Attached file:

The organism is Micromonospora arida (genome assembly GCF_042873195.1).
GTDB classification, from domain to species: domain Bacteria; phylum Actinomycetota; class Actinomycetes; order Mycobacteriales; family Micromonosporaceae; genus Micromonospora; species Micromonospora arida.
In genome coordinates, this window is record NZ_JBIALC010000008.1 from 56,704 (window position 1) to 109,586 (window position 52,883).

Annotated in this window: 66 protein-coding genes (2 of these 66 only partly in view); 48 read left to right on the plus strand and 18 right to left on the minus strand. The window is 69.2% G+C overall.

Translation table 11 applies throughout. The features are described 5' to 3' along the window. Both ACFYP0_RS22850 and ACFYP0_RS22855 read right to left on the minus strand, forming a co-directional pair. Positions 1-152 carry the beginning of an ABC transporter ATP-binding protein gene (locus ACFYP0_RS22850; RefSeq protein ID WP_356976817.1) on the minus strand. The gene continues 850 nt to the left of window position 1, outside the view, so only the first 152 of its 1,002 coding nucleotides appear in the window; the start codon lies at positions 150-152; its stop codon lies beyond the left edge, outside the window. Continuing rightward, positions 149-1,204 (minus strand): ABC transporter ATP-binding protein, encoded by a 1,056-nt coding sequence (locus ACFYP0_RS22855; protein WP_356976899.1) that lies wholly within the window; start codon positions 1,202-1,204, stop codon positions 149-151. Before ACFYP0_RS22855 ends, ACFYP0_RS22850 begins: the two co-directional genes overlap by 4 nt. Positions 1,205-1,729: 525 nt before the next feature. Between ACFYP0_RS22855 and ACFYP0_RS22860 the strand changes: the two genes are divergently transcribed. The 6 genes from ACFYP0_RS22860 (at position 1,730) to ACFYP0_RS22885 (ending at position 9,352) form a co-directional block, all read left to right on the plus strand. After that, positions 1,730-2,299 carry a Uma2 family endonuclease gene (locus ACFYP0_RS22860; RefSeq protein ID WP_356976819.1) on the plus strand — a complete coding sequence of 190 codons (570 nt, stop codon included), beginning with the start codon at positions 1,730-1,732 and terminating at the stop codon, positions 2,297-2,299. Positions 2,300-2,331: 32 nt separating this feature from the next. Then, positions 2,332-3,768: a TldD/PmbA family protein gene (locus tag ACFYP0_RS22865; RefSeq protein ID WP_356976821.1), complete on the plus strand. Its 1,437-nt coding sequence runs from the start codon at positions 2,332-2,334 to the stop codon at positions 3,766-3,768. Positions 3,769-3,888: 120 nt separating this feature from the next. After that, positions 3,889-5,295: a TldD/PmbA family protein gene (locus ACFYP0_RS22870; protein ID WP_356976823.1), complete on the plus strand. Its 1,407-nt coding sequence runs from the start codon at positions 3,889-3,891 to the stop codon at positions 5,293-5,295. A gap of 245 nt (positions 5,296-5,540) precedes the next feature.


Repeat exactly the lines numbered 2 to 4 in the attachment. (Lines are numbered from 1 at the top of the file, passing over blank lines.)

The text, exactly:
GTDB classification, from domain to species: domain Bacteria; phylum Actinomycetota; class Actinomycetes; order Mycobacteriales; family Micromonosporaceae; genus Micromonospora; species Micromonospora arida.
In genome coordinates, this window is record NZ_JBIALC010000008.1 from 56,704 (window position 1) to 109,586 (window position 52,883).

Annotated in this window: 66 protein-coding genes (2 of these 66 only partly in view); 48 read left to right on the plus strand and 18 right to left on the minus strand. The window is 69.2% G+C overall.